Systematic Zoology

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Diploma Thesis

Histology and 3D microanatomy of the brain of Sardina pilchardus (Teleostei, Clupeiformes)

In order to understand the mechanisms of vision and the processing of visual information in the central nervous system of a teleost fish, it is a first step to get an idea of the histology and 3D microanatomy of the brain.

In this study several slice series of the brain of Sardina pilchardus (Clupeidae, Clupeiformes), embedded in different mediums were made. These have been treated with different histological dyes, captured digitally, registered with Amira ® and processed in Adobe ®Photoshop. Based on these data a 3D surface model (microanatomy) and a histological 2D atlas (histology) of the brain have been composed. Therefore the regions and structures of the brain were appointed and named. Furthermore the histological structure and layers of the optic tectum were examinated. 6 Layers could be identified, a design that is consistent with literature. Throughout this work a specialty of the brain of S. pilchardus was found: the partition of the optical tectum into an anterior and a posterior area.

The Data of the 3D surface model and the 2D atlas form the basis of orientation for tracing experiments on the retinofugal tracts of the brain. For this DiX dyes (lipophilic fluorescent membrane tracers), that autonomously diffuse along cell membranes, were applied to the retina of the fish. It was possible to trace the fluorescent dye as far as the optic chiasm. The final target areas couldn`t be labeled in the scope of this study.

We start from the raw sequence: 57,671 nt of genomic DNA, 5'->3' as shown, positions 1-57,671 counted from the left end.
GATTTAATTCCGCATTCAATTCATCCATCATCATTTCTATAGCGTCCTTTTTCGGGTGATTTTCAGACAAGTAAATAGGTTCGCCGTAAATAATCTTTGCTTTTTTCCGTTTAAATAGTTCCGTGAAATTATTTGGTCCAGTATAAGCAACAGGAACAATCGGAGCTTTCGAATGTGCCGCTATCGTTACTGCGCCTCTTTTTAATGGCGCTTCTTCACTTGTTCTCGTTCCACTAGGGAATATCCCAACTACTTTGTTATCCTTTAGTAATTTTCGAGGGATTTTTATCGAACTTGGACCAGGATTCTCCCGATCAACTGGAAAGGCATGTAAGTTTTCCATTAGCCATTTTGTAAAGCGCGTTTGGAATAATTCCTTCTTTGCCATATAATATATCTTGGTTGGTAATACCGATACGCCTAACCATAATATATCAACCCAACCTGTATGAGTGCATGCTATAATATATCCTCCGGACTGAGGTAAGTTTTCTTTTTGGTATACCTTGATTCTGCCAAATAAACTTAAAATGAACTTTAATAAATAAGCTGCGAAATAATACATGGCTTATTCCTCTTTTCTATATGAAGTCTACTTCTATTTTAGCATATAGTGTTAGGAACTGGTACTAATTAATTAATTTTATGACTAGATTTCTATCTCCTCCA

Preliminary studies showed that retinotopic maps are conserved in the optic tectum. To prove this on the European sardine, thickness measurements were made on the tectum. This also was a first approach to demonstrate that known concentrations of photoreceptive structures in the retina (area) are represented in the tectum by certain denseness in circuitry. First local measurements of the strength of the tectal layers responsible for the converting of visual information took place. As relevant magnitude differences could be shown, a global map was made. This map shows significant maxima and minima, which encourage further studies on this aspect.

The 3D data sets of the brain of Sardina pilchardus present, with its possibilities of free scaling, rotatability as well as volume and distance measurement, a completely new approach for functional and morphological comparison of fish brains. Together with the results and experiences from the tracing experiments and the magnitude measurements on the tectum, they provide the fundamental means for the path to the understanding of the retinfugal circuitry in the brain of the Clupeiformes.